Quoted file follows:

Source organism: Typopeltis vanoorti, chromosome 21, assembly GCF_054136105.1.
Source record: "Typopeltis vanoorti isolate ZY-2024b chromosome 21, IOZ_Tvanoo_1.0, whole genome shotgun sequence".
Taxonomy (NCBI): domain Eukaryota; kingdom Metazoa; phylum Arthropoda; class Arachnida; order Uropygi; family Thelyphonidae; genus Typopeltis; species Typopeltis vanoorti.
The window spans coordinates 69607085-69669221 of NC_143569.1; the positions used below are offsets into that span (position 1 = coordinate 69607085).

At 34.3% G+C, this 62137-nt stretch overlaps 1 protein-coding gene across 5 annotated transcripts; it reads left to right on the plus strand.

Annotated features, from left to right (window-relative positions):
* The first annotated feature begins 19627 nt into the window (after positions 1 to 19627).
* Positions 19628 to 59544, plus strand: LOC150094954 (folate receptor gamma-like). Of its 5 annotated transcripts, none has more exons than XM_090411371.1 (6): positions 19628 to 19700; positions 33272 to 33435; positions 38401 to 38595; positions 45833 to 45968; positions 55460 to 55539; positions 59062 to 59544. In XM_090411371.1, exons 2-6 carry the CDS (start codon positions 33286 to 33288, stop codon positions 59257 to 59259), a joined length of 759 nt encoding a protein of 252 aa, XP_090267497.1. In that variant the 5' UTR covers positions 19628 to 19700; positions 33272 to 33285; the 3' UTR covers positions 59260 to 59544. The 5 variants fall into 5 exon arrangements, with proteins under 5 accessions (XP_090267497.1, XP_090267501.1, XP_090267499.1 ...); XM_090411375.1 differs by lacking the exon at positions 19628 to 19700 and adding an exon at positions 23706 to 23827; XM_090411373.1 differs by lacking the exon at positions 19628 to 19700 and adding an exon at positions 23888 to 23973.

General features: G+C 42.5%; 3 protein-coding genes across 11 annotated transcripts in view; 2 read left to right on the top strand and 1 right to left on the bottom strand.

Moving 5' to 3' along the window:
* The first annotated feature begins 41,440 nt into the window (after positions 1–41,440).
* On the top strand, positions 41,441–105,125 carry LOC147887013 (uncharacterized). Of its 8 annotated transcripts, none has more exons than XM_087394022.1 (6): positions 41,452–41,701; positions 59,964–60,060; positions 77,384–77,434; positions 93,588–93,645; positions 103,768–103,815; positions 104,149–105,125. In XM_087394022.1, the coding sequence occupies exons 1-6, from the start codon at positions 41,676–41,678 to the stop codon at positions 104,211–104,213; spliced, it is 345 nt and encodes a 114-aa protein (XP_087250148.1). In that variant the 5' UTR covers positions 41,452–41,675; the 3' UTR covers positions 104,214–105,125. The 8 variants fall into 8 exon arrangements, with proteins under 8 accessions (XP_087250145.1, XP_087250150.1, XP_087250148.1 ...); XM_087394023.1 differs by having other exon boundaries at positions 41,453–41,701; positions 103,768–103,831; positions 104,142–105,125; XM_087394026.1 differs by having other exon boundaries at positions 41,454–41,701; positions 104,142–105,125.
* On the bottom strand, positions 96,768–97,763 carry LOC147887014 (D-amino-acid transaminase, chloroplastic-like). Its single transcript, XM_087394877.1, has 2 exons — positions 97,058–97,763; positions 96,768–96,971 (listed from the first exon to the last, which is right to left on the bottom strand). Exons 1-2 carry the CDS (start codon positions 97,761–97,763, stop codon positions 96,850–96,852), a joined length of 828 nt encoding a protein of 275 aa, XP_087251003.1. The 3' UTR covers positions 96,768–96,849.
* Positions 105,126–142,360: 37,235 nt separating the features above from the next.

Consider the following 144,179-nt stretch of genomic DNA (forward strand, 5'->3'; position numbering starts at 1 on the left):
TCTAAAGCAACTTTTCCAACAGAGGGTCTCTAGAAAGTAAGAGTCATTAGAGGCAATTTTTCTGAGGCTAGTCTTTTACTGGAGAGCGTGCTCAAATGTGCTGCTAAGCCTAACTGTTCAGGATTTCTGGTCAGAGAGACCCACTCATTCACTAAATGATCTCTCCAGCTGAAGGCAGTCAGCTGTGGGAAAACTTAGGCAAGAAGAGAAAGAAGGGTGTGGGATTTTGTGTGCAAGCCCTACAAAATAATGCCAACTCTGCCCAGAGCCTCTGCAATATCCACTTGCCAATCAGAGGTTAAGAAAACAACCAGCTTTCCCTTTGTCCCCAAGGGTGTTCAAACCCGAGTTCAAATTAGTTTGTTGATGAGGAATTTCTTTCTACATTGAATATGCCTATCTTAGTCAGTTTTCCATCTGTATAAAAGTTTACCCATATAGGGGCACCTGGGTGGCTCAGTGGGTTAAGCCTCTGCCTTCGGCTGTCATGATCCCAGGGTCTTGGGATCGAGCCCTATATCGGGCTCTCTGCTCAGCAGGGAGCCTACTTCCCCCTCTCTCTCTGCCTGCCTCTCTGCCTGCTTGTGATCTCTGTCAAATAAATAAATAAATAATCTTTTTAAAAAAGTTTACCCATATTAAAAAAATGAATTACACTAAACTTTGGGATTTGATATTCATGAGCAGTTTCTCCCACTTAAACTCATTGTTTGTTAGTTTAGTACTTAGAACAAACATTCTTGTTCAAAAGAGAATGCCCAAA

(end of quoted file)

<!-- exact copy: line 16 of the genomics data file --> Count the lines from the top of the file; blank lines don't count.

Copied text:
TCTAAAGCAACTTTTCCAACAGAGGGTCTCTAGAAAGTAAGAGTCATTAGAGGCAATTTTTCTGAGGCTAGTCTTTTACTGGAGAGCGTGCTCAAATGTGCTGCTAAGCCTAACTGTTCAGGATTTCTGGTCAGAGAGACCCACTCATTCACTAAATGATCTCTCCAGCTGAAGGCAGTCAGCTGTGGGAAAACTTAGGCAAGAAGAGAAAGAAGGGTGTGGGATTTTGTGTGCAAGCCCTACAAAATAATGCCAACTCTGCCCAGAGCCTCTGCAATATCCACTTGCCAATCAGAGGTTAAGAAAACAACCAGCTTTCCCTTTGTCCCCAAGGGTGTTCAAACCCGAGTTCAAATTAGTTTGTTGATGAGGAATTTCTTTCTACATTGAATATGCCTATCTTAGTCAGTTTTCCATCTGTATAAAAGTTTACCCATATAGGGGCACCTGGGTGGCTCAGTGGGTTAAGCCTCTGCCTTCGGCTGTCATGATCCCAGGGTCTTGGGATCGAGCCCTATATCGGGCTCTCTGCTCAGCAGGGAGCCTACTTCCCCCTCTCTCTCTGCCTGCCTCTCTGCCTGCTTGTGATCTCTGTCAAATAAATAAATAAATAATCTTTTTAAAAAAGTTTACCCATATTAAAAAAATGAATTACACTAAACTTTGGGATTTGATATTCATGAGCAGTTTCTCCCACTTAAACTCATTGTTTGTTAGTTTAGTACTTAGAACAAACATTCTTGTTCAAAAGAGAATGCCCAAA